The trail again is littered with many stones that make footing challenging. Taking our time and (watching our knees) we descend to the valley floor. As we lose elevation, the landscape changes from alpine with dwarf rhododendrons to lush pine forests with huge ancient trees.
We reached the valley floor at Shana where we will have a hearty lunch at the King’s camp site near the army camp. After a good lunch, you are driving 2 hrs distance to Thimphu by car, where our luggage and hot showers await!! As well as a post trek celebration.
Starting elevation: 13,200 ft | Elevation gain: 722 ft | Ending elevation: 9,482 ft
Elevation loss: 4,525 ft | Distance: 9.2 miles
Day 10: Thimphu to Punakha to Thimphu (B,L,D)
We depart early this morning for the drive to Punakha valley. Within a few kilometres of Thimphu stands the Simtokha Dzong. Built in 1627 by Shabdrung Ngawang Namgyal (the man who unified Bhutan), it is the oldest of the Dzongs. A Fortress/monastery, it originally served as the administrative centre of the region, the center for the monks’ religious activity, and protection for the valley. Its prayer wheel alcoves contain slate carvings of Buddhist deities that date from the construction of the Dzong. Simtokha now houses the national language school.
After Simtokha, the road climbs through pine forest to 10,000 foot Dochu La (la means pass). In good weather 200 miles of Himalayan summits are in view.
We continue down the winding road to the lush Punakha valley below. The elevation is 4,500 feet, and the valley is the richest agricultural region of Bhutan. We will have a packed lunch alongside the river before continuing downstream to the dramatic Wangdiphodrang Dzong. Perched on the end on a long ridge, the Dzong commands a strategic view of three valleys. If there is time, we can wander down the main street of the village and look into the shops. By early afternoon, we will depart for the village of Punakha.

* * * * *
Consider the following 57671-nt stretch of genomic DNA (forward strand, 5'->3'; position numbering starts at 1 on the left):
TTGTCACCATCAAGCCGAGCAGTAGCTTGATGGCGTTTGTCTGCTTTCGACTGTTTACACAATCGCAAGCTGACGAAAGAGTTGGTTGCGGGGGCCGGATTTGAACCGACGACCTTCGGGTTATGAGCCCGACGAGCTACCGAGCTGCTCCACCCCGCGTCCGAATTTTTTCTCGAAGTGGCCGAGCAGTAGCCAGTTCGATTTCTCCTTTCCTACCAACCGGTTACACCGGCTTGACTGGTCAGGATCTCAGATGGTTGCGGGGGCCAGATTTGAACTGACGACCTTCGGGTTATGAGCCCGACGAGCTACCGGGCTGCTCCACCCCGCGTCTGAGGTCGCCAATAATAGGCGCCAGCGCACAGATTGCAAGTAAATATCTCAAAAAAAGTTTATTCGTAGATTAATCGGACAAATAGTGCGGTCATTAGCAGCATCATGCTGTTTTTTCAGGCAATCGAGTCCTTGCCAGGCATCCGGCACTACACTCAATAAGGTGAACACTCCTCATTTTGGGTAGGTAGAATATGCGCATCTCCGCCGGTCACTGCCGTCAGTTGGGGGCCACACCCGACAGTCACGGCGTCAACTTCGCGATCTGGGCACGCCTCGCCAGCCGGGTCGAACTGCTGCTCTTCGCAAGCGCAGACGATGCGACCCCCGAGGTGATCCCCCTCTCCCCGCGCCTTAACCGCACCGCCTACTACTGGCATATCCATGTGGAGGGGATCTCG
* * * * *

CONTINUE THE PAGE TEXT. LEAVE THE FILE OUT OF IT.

The Dzong situated at the confluence of the Pho (father) and Mo (mother) rivers guards the southern end of the Punakha valley. This huge fortress/monastery was the national capital until 1966. The Je Khenpo, head abbot of the Tibetan Buddhist church in Bhutan, and most of the monks if Thimphu occupy this Dzong during the winter, since the lower elevation of the Punakha valley (4500’) has more comfortable temperatures. Late in the afternoon, we will be on our way back over the Dochu La (pass) to Thimphu.
Day 11: Thimpu to Paro
Today we are free to enjoy the sights of Thimphu in the morning. As Bhutan’s largest city, with a population of approximately 70,000, Thimphu is Bhutan’s “Big Apple”! It is the seat of the Royal Government of Bhutan, the home of the Royal Family and the main center for most international aid organizations. As the only true “city” in Bhutan, it is unique mix Himalayan and western sensibilities.